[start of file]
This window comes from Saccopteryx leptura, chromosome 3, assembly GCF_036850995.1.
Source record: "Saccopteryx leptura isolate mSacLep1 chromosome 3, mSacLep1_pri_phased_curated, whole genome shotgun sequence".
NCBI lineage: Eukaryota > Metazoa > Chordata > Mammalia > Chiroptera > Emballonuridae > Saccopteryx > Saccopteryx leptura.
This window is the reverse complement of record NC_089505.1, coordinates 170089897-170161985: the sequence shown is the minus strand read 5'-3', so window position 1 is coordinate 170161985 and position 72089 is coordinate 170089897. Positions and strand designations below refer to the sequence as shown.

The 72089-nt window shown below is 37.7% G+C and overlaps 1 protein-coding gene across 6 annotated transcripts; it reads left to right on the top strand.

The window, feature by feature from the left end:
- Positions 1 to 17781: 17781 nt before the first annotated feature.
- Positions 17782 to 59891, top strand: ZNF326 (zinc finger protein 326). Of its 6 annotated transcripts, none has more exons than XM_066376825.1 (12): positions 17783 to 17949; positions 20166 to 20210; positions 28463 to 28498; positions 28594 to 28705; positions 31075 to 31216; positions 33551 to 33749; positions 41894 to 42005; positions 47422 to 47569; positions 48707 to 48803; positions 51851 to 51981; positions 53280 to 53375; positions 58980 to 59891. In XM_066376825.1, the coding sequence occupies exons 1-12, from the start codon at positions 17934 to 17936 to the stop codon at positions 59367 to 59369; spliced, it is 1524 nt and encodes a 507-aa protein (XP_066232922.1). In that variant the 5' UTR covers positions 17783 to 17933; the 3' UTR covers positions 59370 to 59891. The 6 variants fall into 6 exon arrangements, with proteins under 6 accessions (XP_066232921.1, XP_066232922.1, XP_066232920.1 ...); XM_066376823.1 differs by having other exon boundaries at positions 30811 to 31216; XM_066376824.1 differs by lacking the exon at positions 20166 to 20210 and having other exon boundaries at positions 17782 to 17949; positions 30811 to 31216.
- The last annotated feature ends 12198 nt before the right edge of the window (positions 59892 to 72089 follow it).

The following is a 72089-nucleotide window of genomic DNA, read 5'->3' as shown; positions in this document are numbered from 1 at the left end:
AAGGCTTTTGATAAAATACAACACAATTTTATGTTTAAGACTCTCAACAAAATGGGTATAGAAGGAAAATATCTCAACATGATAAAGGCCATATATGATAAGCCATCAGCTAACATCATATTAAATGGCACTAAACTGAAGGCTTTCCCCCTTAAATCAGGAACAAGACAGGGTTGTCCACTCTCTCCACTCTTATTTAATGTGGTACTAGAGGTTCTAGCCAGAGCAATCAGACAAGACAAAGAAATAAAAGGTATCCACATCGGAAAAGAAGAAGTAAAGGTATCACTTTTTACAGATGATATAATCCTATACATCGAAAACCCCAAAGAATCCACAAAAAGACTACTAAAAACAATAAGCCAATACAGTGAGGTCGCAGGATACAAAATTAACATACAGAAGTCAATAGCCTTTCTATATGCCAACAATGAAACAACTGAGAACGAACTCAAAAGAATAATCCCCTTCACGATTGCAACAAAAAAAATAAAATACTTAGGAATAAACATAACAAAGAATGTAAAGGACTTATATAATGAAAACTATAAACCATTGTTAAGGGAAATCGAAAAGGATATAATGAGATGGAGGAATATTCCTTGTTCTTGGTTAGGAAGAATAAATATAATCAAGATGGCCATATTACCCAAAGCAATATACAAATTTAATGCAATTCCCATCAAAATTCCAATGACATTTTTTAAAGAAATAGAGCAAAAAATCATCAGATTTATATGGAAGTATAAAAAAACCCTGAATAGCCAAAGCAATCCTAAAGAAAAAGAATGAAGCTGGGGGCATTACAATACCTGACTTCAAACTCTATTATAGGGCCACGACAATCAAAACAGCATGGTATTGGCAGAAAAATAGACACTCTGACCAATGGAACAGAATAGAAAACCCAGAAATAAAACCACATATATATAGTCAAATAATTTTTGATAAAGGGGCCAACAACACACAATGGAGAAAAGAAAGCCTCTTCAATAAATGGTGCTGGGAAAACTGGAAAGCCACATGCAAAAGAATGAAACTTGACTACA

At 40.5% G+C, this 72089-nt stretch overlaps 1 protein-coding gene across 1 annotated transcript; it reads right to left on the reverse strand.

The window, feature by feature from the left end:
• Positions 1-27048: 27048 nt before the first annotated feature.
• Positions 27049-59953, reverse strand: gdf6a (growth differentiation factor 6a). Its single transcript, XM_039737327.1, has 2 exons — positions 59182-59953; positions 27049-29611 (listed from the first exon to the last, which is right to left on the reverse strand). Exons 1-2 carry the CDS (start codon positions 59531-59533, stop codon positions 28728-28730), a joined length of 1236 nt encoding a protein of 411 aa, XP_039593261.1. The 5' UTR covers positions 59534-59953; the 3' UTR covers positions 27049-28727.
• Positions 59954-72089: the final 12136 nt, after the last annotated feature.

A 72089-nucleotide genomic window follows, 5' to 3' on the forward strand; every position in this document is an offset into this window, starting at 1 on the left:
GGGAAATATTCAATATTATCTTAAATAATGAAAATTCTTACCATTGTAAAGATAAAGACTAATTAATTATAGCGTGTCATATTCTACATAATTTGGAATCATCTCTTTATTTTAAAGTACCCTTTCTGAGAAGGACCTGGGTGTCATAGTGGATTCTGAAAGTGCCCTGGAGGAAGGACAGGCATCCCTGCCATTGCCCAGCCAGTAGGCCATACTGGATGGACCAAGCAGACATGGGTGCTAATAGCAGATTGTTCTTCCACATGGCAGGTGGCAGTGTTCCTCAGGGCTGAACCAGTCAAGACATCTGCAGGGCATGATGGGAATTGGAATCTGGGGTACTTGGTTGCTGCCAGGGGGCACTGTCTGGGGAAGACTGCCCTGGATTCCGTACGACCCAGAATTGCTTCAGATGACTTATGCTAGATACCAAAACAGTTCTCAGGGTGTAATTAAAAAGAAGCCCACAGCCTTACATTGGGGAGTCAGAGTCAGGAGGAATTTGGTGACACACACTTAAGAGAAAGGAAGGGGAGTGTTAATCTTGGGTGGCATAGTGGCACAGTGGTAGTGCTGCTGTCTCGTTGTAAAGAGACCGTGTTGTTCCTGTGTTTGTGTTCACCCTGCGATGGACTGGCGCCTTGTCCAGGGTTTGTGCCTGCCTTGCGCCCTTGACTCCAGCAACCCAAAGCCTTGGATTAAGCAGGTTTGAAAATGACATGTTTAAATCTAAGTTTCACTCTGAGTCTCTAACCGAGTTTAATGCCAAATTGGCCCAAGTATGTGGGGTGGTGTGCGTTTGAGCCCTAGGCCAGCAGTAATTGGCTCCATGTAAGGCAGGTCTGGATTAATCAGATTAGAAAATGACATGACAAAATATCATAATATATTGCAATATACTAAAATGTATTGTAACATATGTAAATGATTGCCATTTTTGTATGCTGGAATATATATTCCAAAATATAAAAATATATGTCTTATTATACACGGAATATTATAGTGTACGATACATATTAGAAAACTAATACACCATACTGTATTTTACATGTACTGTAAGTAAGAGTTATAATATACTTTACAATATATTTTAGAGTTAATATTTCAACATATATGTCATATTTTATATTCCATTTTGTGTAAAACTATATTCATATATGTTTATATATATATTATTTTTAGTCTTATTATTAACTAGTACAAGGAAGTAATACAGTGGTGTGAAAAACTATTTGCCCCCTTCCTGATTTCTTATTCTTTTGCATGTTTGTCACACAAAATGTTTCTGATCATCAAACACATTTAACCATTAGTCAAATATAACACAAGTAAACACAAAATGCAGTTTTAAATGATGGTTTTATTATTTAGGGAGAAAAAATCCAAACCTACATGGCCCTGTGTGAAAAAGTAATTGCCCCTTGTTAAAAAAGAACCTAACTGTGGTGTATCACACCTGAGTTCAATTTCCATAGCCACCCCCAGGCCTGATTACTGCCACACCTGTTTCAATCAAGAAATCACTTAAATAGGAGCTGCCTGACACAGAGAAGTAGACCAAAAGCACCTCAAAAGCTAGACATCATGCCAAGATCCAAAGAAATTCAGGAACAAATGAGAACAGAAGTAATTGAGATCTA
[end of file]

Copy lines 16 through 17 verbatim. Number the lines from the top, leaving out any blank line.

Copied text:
• Positions 59954-72089: the final 12136 nt, after the last annotated feature.

A 72089-nucleotide genomic window follows, 5' to 3' on the forward strand; every position in this document is an offset into this window, starting at 1 on the left: